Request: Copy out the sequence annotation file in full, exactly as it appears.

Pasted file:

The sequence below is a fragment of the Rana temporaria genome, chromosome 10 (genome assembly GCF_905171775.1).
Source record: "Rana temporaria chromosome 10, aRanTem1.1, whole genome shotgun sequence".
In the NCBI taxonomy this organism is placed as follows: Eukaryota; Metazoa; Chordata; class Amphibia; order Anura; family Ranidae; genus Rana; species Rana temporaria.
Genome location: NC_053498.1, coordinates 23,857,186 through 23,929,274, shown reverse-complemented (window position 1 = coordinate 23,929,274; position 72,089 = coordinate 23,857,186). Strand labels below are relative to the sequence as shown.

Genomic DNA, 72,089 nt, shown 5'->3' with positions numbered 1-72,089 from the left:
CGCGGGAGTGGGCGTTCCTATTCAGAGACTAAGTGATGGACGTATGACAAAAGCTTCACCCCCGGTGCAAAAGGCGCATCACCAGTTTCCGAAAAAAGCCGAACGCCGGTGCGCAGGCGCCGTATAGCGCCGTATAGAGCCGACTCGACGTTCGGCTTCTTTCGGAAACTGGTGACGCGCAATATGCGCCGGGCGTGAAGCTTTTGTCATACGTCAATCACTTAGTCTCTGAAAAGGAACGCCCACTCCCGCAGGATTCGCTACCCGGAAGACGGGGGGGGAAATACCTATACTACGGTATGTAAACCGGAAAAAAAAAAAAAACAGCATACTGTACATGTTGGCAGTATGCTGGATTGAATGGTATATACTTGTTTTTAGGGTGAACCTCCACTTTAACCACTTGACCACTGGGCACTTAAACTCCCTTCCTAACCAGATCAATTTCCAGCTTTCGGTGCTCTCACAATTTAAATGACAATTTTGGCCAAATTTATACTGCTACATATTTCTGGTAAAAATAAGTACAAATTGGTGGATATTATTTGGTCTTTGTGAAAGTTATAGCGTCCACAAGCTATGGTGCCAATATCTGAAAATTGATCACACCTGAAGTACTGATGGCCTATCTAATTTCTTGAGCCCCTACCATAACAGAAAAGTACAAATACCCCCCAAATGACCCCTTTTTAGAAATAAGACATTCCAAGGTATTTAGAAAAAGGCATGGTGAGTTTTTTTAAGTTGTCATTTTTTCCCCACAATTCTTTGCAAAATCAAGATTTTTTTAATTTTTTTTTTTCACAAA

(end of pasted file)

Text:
The sequence below is a fragment of the Rana temporaria genome, chromosome 10 (genome assembly GCF_905171775.1).
Source record: "Rana temporaria chromosome 10, aRanTem1.1, whole genome shotgun sequence".
In the NCBI taxonomy this organism is placed as follows: Eukaryota; Metazoa; Chordata; class Amphibia; order Anura; family Ranidae; genus Rana; species Rana temporaria.
Genome location: NC_053498.1, coordinates 23,857,186 through 23,929,274, shown reverse-complemented (window position 1 = coordinate 23,929,274; position 72,089 = coordinate 23,857,186). Strand labels below are relative to the sequence as shown.

Genomic DNA, 72,089 nt, shown 5'->3' with positions numbered 1-72,089 from the left:
CGCGGGAGTGGGCGTTCCTATTCAGAGACTAAGTGATGGACGTATGACAAAAGCTTCACCCCCGGTGCAAAAGGCGCATCACCAGTTTCCGAAAAAAGCCGAACGCCGGTGCGCAGGCGCCGTATAGCGCCGTATAGAGCCGACTCGACGTTCGGCTTCTTTCGGAAACTGGTGACGCGCAATATGCGCCGGGCGTGAAGCTTTTGTCATACGTCAATCACTTAGTCTCTGAAAAGGAACGCCCACTCCCGCAGGATTCGCTACCCGGAAGACGGGGGGGGAAATACCTATACTACGGTATGTAAACCGGAAAAAAAAAAAAAACAGCATACTGTACATGTTGGCAGTATGCTGGATTGAATGGTATATACTTGTTTTTAGGGTGAACCTCCACTTTAACCACTTGACCACTGGGCACTTAAACTCCCTTCCTAACCAGATCAATTTCCAGCTTTCGGTGCTCTCACAATTTAAATGACAATTTTGGCCAAATTTATACTGCTACATATTTCTGGTAAAAATAAGTACAAATTGGTGGATATTATTTGGTCTTTGTGAAAGTTATAGCGTCCACAAGCTATGGTGCCAATATCTGAAAATTGATCACACCTGAAGTACTGATGGCCTATCTAATTTCTTGAGCCCCTACCATAACAGAAAAGTACAAATACCCCCCAAATGACCCCTTTTTAGAAATAAGACATTCCAAGGTATTTAGAAAAAGGCATGGTGAGTTTTTTTAAGTTGTCATTTTTTCCCCACAATTCTTTGCAAAATCAAGATTTTTTTAATTTTTTTTTTTCACAAA